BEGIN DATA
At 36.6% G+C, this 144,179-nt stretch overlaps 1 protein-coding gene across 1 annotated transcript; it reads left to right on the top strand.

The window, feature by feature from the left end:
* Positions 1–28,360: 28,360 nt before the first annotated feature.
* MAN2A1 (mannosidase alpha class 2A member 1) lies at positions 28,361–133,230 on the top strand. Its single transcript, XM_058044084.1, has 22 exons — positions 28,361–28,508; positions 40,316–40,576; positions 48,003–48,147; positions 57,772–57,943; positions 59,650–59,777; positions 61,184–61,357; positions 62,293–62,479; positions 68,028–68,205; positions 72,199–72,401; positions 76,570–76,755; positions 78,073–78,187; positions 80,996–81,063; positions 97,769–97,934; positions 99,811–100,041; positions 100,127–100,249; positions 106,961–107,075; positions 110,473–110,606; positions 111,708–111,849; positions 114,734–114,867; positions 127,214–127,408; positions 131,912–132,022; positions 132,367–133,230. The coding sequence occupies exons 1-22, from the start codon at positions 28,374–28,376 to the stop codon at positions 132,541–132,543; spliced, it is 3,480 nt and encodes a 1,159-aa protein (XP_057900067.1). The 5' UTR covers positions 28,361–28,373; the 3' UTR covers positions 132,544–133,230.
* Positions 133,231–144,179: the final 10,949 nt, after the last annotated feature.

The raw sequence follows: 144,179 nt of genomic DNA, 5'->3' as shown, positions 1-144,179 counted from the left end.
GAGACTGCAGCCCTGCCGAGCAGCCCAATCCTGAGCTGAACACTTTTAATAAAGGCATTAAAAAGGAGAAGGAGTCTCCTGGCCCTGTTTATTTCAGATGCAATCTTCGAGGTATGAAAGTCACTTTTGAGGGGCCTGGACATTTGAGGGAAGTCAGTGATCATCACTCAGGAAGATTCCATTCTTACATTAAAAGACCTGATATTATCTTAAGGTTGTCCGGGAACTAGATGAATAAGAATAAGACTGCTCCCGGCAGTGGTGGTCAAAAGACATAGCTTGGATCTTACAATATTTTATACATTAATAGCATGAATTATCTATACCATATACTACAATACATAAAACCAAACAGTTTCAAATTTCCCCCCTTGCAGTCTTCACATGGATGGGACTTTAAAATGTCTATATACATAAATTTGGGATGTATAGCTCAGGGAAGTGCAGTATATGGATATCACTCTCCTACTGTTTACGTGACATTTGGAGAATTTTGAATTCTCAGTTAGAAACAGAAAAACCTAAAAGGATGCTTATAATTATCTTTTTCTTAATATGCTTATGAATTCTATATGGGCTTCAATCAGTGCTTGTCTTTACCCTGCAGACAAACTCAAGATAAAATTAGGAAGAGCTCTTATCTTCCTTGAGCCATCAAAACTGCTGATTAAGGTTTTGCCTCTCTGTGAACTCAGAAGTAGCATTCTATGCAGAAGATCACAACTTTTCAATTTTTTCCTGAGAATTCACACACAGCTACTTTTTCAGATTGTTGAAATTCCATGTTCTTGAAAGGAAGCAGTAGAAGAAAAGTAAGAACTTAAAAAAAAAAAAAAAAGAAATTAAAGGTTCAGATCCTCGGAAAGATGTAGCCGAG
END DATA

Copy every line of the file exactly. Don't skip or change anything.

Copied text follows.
At 36.6% G+C, this 144,179-nt stretch overlaps 1 protein-coding gene across 1 annotated transcript; it reads left to right on the top strand.

The window, feature by feature from the left end:
* Positions 1–28,360: 28,360 nt before the first annotated feature.
* MAN2A1 (mannosidase alpha class 2A member 1) lies at positions 28,361–133,230 on the top strand. Its single transcript, XM_058044084.1, has 22 exons — positions 28,361–28,508; positions 40,316–40,576; positions 48,003–48,147; positions 57,772–57,943; positions 59,650–59,777; positions 61,184–61,357; positions 62,293–62,479; positions 68,028–68,205; positions 72,199–72,401; positions 76,570–76,755; positions 78,073–78,187; positions 80,996–81,063; positions 97,769–97,934; positions 99,811–100,041; positions 100,127–100,249; positions 106,961–107,075; positions 110,473–110,606; positions 111,708–111,849; positions 114,734–114,867; positions 127,214–127,408; positions 131,912–132,022; positions 132,367–133,230. The coding sequence occupies exons 1-22, from the start codon at positions 28,374–28,376 to the stop codon at positions 132,541–132,543; spliced, it is 3,480 nt and encodes a 1,159-aa protein (XP_057900067.1). The 5' UTR covers positions 28,361–28,373; the 3' UTR covers positions 132,544–133,230.
* Positions 133,231–144,179: the final 10,949 nt, after the last annotated feature.

The raw sequence follows: 144,179 nt of genomic DNA, 5'->3' as shown, positions 1-144,179 counted from the left end.
GAGACTGCAGCCCTGCCGAGCAGCCCAATCCTGAGCTGAACACTTTTAATAAAGGCATTAAAAAGGAGAAGGAGTCTCCTGGCCCTGTTTATTTCAGATGCAATCTTCGAGGTATGAAAGTCACTTTTGAGGGGCCTGGACATTTGAGGGAAGTCAGTGATCATCACTCAGGAAGATTCCATTCTTACATTAAAAGACCTGATATTATCTTAAGGTTGTCCGGGAACTAGATGAATAAGAATAAGACTGCTCCCGGCAGTGGTGGTCAAAAGACATAGCTTGGATCTTACAATATTTTATACATTAATAGCATGAATTATCTATACCATATACTACAATACATAAAACCAAACAGTTTCAAATTTCCCCCCTTGCAGTCTTCACATGGATGGGACTTTAAAATGTCTATATACATAAATTTGGGATGTATAGCTCAGGGAAGTGCAGTATATGGATATCACTCTCCTACTGTTTACGTGACATTTGGAGAATTTTGAATTCTCAGTTAGAAACAGAAAAACCTAAAAGGATGCTTATAATTATCTTTTTCTTAATATGCTTATGAATTCTATATGGGCTTCAATCAGTGCTTGTCTTTACCCTGCAGACAAACTCAAGATAAAATTAGGAAGAGCTCTTATCTTCCTTGAGCCATCAAAACTGCTGATTAAGGTTTTGCCTCTCTGTGAACTCAGAAGTAGCATTCTATGCAGAAGATCACAACTTTTCAATTTTTTCCTGAGAATTCACACACAGCTACTTTTTCAGATTGTTGAAATTCCATGTTCTTGAAAGGAAGCAGTAGAAGAAAAGTAAGAACTTAAAAAAAAAAAAAAAAGAAATTAAAGGTTCAGATCCTCGGAAAGATGTAGCCGAG